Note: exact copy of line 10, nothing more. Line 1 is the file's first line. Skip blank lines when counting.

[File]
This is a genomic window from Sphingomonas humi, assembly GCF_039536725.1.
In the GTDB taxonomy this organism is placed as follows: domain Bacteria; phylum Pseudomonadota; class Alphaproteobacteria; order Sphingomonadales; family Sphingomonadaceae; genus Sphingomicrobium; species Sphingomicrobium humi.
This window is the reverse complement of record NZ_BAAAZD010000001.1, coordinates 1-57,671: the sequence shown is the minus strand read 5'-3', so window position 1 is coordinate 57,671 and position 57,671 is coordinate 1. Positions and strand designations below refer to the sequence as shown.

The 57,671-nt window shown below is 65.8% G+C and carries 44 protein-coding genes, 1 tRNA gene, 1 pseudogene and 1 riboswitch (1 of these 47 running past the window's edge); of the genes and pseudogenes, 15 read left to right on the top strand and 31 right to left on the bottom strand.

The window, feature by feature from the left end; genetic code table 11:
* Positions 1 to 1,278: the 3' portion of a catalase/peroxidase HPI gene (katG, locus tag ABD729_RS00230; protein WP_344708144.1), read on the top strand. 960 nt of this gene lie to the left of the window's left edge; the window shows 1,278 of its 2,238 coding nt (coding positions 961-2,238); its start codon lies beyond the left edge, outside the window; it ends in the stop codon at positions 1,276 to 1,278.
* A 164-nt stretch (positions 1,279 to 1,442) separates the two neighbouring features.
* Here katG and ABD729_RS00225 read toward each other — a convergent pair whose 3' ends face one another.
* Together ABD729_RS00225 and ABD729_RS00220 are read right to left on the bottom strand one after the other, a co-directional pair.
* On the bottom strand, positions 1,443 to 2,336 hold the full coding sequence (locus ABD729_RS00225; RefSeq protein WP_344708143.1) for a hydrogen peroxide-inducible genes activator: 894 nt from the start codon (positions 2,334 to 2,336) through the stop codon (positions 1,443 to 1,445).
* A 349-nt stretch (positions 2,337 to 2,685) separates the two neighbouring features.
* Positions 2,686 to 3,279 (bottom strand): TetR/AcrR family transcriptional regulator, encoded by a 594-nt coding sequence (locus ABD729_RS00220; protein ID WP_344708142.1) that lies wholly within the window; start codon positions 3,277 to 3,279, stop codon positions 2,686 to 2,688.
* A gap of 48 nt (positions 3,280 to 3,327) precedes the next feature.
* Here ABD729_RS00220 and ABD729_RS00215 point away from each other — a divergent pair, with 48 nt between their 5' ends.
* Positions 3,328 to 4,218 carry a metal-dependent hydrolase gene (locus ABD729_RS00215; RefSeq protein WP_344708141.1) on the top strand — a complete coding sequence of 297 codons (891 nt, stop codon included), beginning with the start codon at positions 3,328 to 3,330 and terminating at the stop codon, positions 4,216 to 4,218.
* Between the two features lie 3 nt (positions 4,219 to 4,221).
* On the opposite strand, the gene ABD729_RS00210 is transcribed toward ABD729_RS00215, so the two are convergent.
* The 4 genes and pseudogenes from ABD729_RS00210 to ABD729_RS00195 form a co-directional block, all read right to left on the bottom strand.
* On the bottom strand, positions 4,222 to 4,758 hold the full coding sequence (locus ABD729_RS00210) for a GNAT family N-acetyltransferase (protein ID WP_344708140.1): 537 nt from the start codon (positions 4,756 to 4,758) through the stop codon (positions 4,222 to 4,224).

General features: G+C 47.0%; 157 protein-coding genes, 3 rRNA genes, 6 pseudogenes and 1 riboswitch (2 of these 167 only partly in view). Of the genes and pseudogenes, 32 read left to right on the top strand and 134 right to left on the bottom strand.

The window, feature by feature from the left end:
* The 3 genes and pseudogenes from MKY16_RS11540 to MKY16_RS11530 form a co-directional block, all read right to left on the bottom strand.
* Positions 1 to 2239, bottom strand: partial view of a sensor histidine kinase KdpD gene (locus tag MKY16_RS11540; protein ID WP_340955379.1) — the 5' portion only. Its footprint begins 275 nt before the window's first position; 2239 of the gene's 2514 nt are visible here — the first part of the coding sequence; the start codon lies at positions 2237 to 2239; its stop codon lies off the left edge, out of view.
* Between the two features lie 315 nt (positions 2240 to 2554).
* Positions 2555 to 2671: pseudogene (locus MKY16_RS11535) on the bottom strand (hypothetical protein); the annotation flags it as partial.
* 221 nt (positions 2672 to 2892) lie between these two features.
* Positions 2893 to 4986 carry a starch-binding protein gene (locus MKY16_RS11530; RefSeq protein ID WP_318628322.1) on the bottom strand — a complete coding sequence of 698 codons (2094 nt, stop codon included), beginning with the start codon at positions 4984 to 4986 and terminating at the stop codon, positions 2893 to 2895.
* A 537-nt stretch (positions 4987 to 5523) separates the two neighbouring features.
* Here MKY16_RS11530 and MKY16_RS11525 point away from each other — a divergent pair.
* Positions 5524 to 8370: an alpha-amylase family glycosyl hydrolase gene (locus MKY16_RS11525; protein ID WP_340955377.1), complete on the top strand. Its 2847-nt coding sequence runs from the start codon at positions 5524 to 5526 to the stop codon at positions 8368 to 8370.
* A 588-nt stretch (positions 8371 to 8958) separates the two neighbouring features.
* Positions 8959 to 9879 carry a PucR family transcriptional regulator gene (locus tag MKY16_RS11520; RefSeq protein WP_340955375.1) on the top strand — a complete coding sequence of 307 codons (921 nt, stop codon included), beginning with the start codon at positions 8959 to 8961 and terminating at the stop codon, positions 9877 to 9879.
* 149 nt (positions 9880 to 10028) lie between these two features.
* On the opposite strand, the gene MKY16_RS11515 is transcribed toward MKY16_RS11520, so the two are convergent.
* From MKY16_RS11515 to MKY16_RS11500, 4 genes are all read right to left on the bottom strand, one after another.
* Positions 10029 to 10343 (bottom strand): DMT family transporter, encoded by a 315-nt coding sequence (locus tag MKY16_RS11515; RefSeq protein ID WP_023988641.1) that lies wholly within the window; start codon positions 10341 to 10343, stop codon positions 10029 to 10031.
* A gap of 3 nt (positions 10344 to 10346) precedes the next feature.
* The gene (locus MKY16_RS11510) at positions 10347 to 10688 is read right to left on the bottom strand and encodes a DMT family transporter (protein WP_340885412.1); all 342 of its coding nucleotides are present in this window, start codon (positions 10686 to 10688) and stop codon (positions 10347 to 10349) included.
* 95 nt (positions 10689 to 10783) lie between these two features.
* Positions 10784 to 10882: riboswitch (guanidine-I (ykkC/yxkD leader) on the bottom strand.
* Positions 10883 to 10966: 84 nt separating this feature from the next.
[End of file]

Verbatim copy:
* On the bottom strand, positions 1,443 to 2,336 hold the full coding sequence (locus ABD729_RS00225; RefSeq protein WP_344708143.1) for a hydrogen peroxide-inducible genes activator: 894 nt from the start codon (positions 2,334 to 2,336) through the stop codon (positions 1,443 to 1,445).